April 2, 2014
via UPS Overnight Mail
Windels, Marx, Lane and Mittendorf, LLP
Anthony Coscia, Chairman Amtrak Board of Directors
120 Albany Street Plaza
New Brunswick, NJ 08901
Dear Chairman Coscia:
Re: Joe Boardman's March 28, 2014 Special Employee Advisory
I have had the dubious privilege of reading memoranda from Amtrak Presidents to the Amtrak rank and file workers since the administration of W. Graham Claytor. While I often believed those memoranda shaded the truth or "spun" the facts to support the President's opinions, I never encountered such blatant lies as those contained the March 28, 2014 Special Employee Advisory, from President Boardman. A copy of the advisory is attached for your ready reference.
Mr. Boardman begins his arguments by conceding the obvious, Amtrak wages are "just." However, he then begins a diatribe regarding increasing costs that do not bear on anything the rank and file employee can do. He complains of excessive overtime costs, yet rank and file employees cannot "create" their own overtime because every minute of overtime pay must be authorized by Amtrak supervision. He also argues that Amtrak cannot support "this level of payroll or overtime going forward." So, what is his solution? Does he realistically believe that the overtime wasn't authorized and justified? Does he truly believe he can expand service and productivity by employing fewer workers and have them work fewer hours? He doesn't say, because he probably doesn't know.
Unfortunately, Mr. Boardman's mendacity rises to new heights when he talks about Amtrak's losses of commuter rail operations. He cites three examples: commuter service in Boston; the Virginia Railway Express (VRE) and San Francisco peninsula Joint Powers Board (JPB) commuter operations in California. I will address each of those cases.
Amtrak was replaced as the operator of rail commuter services for the Massachusetts Bay Transportation Authority (MBTA) in July 2003. We have no idea if Amtrak's cost structures or management structure was too expensive because former Amtrak David Gunn did not bid for the renewal of the commuter service. I do know that the successful applicant, the Massachusetts Bay Commuter Railroad (MBCR), agreed with the same unions that represented the Amtrak workers in Boston to accept the existing Amtrak work rules, hire all of the existing Amtrak employees involved in commuter service and agreed to wage increases providing a compound increase of 21.6% over a 5 year period. I also would note that Amtrak did not submit even a "Statement of Qualification" which was the pre-requisite for submitting a bid when the MBTA issued its RFP in 2012 seeking a new operator for the service.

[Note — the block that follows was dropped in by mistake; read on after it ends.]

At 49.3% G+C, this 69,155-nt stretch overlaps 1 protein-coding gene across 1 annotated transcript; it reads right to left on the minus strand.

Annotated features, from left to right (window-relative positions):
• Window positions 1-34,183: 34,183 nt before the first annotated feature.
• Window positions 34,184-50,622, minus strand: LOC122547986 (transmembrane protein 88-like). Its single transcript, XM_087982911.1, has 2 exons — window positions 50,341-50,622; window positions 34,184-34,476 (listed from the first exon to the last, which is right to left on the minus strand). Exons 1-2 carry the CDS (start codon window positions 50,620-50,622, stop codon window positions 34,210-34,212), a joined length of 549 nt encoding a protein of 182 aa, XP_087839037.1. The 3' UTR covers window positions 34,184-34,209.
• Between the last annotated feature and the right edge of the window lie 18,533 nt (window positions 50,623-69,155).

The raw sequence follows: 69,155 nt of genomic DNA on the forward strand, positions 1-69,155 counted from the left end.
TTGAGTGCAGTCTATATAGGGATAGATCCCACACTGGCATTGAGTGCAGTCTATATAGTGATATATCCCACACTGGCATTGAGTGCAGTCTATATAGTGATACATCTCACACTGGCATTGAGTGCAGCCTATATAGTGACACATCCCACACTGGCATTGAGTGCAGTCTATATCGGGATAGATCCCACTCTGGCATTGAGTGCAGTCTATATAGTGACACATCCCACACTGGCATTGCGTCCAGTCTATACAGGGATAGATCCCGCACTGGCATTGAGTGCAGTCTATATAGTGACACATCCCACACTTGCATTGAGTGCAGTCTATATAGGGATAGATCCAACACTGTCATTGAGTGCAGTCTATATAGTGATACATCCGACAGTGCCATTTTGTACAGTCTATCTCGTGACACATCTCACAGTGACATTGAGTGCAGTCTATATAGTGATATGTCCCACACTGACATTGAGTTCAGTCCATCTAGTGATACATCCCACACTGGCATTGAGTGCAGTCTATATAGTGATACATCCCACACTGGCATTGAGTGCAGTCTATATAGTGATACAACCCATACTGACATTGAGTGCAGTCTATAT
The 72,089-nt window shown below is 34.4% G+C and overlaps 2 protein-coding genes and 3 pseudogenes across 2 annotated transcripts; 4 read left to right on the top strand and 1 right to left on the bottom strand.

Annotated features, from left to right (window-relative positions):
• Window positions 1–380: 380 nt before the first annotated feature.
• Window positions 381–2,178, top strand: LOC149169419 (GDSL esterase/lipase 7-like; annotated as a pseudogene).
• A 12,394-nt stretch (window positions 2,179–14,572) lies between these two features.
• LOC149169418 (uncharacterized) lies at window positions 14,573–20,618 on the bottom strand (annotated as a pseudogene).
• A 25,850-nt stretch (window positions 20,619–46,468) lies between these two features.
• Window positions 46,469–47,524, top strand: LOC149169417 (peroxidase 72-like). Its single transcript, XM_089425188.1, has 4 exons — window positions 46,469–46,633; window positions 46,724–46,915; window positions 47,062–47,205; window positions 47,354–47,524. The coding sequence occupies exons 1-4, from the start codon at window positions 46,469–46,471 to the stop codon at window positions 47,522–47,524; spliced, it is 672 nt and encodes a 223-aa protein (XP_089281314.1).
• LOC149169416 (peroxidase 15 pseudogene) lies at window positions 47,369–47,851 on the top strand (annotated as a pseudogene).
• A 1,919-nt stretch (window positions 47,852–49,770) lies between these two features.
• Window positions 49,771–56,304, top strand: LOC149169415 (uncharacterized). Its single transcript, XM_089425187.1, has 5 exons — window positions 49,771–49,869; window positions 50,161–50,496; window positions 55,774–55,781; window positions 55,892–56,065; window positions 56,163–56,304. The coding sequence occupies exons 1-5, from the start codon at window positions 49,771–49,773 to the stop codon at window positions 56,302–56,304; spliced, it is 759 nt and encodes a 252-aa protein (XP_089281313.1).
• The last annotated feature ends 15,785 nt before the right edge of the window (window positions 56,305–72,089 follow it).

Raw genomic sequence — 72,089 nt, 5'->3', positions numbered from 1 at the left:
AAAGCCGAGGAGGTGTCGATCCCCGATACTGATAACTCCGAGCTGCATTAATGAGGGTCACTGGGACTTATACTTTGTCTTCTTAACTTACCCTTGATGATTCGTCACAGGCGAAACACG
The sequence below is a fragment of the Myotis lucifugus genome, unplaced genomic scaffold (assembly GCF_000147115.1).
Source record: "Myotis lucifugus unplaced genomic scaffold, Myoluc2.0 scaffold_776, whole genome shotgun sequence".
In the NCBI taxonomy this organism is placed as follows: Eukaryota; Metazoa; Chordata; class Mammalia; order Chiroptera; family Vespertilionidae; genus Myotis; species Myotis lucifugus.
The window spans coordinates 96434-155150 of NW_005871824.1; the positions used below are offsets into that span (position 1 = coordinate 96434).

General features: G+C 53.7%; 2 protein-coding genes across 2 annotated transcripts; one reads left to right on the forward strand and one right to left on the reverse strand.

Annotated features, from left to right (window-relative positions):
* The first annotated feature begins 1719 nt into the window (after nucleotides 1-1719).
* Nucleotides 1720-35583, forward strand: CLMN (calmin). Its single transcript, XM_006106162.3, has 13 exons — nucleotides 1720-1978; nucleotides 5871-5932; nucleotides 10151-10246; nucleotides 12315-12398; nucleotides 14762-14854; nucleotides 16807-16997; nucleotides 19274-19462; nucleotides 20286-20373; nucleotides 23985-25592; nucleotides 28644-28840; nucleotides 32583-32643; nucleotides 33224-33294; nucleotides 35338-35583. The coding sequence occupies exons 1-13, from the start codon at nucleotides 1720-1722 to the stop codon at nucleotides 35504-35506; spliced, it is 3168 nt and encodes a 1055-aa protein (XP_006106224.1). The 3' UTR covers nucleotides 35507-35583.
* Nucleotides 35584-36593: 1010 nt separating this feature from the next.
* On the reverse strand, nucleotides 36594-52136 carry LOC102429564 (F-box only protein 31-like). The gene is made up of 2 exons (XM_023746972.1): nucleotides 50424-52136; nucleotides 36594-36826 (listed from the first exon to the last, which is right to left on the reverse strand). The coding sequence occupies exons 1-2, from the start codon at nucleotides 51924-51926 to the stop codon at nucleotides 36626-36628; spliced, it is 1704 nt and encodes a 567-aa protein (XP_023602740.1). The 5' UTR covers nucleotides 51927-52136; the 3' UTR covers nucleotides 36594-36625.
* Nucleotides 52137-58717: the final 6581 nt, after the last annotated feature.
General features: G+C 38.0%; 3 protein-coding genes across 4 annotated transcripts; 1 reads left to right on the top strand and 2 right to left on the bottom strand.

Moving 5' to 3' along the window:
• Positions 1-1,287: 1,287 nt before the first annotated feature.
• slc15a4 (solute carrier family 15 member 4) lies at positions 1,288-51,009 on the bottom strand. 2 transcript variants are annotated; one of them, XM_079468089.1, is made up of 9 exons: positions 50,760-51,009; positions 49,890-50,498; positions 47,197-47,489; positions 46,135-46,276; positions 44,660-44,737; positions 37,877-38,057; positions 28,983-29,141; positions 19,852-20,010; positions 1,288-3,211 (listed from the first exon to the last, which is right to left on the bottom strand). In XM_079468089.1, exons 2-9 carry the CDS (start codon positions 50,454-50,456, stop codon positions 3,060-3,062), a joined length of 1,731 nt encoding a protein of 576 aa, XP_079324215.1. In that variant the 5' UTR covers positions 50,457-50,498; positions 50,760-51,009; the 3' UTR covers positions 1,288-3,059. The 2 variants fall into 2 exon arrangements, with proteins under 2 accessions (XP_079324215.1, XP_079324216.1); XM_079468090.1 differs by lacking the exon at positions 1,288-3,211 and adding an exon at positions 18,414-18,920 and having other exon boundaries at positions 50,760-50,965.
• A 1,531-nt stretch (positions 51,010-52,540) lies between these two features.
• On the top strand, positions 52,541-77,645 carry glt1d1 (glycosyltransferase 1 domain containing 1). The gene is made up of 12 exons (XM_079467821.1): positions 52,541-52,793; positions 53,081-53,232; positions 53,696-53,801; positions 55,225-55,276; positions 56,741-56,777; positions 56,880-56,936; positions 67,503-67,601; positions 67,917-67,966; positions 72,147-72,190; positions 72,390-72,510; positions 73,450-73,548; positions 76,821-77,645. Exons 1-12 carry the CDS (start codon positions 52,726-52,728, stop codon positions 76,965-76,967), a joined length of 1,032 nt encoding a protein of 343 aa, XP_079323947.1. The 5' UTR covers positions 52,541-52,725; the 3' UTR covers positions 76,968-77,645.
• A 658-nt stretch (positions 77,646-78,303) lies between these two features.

Initially, Amtrak was slow to respond to VRE's RFP regarding continuation of the commuter services. Eventually, VRE selected Keolis as the operator due to its lower bid. However, Keolis publicly stated that it would honor the existing Amtrak work rules in its operations. President Boardman was quoted soon afterward in a speech in Hope, Arkansas that, "we lost this contract because we didn't take care of our customer ... We were arrogant." Seems like cost wasn't determinative to him at the time. However, just before the changeover, Amtrak did seek to undermine the Keolis bid by offering $5000 bonuses to VRE locomotive engineers to return to Amtrak service, leading to a public rebuke of Amtrak by the VRE Board. "VRE accuses Amtrak of obstructing change" Fredericksburg.com, published May 22, 2010.
JPB Peninsula Service
Transit America Services, Inc. (TASI) took over Peninsula service from Amtrak in 2012. The RFP in that case specifically bound any new operator to assume the existing Amtrak collective bargaining agreements setting rates of pay, rules and working conditions on the operations. At the time, not all of the involved unions had settled their outstanding Section 6 bargaining with Amtrak regarding wage increases. TASI came in and paid a $1500.00 signing bonus to employees, and negotiated a new agreement that provided the same net value of return during the period January 1, 2010 through January 1, 2105 that Amtrak previously agreed to with the Transportation Communications Union.
As you can see, inaction, obstruction and probably incompetence were the reasons Amtrak "lost" these operations. Employee wages and work rules were not the reasons Amtrak failed to retain these operations. It is shocking that Mr. Boardman's views on this critical growth area for our company is so divorced from reality. We need to seriously question whether or not he is competent to lead this company any longer.
Please tell Mr. Boardman to spend his time making his managers better rather than ranting to the employees about the "costs" of their overtime work and then blaming them for the loss of commuter rail services.
cc: Joe Boardman, President Amtrak
Anthony Foxx, Secretary of Transportation
Joe Szabo, Administer Federal Railroad Administration
Albert DiClemente, Amtrak Board Member
Jeffrey Moreland, Amtrak Board Member
Christopher Beall, Amtrak Board Member
Yvonne Braithwaite Burke, Amtrak Board Member
Thomas Carper, Amtrak Board Member